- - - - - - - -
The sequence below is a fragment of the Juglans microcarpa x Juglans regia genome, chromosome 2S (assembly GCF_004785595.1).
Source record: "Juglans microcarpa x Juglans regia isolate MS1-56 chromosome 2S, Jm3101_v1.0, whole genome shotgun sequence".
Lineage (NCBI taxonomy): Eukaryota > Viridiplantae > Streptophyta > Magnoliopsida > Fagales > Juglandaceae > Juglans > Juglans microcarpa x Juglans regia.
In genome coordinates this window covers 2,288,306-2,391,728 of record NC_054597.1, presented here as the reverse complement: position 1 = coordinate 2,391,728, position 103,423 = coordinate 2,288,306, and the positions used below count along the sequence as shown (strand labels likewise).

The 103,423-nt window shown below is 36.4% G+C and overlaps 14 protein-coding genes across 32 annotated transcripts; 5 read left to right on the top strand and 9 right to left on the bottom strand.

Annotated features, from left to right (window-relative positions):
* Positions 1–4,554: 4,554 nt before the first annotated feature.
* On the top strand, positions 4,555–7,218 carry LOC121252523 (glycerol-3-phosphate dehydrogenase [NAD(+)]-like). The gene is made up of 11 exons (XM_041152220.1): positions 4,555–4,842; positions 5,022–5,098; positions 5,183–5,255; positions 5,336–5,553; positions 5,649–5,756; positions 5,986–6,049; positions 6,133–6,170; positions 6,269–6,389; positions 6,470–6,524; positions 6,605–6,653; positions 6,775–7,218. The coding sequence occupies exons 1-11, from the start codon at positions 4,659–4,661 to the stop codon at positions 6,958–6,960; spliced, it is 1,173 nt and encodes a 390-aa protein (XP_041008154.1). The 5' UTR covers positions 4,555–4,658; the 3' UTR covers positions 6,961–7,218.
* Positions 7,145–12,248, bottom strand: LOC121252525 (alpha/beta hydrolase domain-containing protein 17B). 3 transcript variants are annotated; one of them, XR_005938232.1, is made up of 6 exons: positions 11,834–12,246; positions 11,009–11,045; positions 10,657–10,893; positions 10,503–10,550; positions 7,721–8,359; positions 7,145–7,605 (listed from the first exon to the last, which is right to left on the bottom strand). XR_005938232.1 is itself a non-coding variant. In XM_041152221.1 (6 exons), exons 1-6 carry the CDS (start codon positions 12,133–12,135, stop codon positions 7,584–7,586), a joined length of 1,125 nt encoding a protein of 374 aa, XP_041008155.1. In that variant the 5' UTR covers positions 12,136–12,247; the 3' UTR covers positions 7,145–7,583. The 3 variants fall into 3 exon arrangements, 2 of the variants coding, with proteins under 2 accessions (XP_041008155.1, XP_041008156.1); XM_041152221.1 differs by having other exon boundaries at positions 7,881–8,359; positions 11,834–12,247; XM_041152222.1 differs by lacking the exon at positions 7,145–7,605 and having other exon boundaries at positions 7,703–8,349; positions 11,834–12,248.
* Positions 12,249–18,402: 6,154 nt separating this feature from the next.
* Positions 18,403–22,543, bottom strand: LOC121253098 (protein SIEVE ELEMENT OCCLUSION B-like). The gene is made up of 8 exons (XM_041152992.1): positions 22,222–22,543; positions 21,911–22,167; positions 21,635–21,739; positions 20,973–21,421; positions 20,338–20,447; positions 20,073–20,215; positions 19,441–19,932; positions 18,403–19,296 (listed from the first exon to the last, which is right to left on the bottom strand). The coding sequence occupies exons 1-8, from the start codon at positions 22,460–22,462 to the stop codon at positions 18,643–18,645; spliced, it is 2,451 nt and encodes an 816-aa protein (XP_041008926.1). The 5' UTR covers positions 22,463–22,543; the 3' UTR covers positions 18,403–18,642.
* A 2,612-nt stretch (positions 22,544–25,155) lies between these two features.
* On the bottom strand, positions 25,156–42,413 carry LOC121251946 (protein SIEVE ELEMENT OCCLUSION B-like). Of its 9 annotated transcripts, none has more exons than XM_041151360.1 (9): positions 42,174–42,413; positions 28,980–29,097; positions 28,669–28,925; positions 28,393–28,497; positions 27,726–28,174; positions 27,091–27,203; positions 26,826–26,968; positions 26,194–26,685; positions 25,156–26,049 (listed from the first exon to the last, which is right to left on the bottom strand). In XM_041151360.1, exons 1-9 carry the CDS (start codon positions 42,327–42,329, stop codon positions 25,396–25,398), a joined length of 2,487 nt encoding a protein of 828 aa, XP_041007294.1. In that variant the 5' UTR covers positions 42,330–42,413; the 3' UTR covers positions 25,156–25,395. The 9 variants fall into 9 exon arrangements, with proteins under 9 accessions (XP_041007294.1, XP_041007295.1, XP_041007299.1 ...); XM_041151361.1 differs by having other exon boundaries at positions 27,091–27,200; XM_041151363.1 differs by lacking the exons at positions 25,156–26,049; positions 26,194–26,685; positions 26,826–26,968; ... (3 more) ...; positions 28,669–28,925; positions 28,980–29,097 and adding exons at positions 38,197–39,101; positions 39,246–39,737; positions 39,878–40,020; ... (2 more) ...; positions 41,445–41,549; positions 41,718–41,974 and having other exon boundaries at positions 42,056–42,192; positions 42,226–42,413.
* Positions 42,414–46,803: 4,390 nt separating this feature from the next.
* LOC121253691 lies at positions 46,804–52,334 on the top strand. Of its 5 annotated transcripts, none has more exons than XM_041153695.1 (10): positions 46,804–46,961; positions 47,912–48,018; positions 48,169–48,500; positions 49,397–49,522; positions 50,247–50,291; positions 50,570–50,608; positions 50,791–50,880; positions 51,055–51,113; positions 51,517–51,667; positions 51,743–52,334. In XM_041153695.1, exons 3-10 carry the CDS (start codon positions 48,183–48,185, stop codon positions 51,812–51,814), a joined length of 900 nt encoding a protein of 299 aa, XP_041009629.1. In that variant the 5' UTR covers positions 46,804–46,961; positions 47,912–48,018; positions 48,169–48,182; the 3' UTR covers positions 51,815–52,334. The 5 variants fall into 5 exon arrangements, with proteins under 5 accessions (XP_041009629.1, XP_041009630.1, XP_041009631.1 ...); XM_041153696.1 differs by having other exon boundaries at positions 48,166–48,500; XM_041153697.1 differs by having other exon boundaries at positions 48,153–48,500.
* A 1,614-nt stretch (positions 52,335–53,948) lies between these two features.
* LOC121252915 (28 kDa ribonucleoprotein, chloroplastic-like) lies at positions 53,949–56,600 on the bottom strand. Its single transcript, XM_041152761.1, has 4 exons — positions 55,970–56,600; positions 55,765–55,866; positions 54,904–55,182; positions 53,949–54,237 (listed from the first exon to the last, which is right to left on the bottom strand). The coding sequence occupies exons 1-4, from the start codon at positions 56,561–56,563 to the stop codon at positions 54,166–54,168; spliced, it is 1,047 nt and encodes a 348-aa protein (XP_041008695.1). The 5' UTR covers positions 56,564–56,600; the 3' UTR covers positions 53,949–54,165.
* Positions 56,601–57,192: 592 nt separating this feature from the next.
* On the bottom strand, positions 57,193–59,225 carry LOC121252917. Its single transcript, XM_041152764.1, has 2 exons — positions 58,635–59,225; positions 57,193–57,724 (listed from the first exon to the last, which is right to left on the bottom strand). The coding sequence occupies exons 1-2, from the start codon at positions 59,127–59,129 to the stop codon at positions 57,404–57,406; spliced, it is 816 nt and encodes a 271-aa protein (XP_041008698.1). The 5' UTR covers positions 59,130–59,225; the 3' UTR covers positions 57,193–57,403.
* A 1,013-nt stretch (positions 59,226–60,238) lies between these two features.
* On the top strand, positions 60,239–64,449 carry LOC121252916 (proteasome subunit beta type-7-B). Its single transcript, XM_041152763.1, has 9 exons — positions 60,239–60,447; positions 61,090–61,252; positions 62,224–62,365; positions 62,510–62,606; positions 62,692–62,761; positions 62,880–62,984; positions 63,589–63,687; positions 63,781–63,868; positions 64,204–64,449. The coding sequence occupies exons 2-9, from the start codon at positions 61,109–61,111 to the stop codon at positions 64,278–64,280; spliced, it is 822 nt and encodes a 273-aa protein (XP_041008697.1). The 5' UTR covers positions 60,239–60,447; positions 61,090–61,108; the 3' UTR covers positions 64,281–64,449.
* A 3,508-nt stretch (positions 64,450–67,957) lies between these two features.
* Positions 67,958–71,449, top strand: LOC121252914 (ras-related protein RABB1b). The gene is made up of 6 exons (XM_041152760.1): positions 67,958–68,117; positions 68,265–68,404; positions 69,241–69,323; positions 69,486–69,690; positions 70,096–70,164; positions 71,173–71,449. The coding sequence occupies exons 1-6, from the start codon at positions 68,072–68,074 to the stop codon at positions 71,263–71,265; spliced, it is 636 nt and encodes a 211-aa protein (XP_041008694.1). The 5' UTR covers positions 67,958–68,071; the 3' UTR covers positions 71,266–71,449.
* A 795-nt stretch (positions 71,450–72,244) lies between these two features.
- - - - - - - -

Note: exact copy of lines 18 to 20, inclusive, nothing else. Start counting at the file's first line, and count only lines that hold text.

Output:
* Positions 56,601–57,192: 592 nt separating this feature from the next.
* On the bottom strand, positions 57,193–59,225 carry LOC121252917. Its single transcript, XM_041152764.1, has 2 exons — positions 58,635–59,225; positions 57,193–57,724 (listed from the first exon to the last, which is right to left on the bottom strand). The coding sequence occupies exons 1-2, from the start codon at positions 59,127–59,129 to the stop codon at positions 57,404–57,406; spliced, it is 816 nt and encodes a 271-aa protein (XP_041008698.1). The 5' UTR covers positions 59,130–59,225; the 3' UTR covers positions 57,193–57,403.
* A 1,013-nt stretch (positions 59,226–60,238) lies between these two features.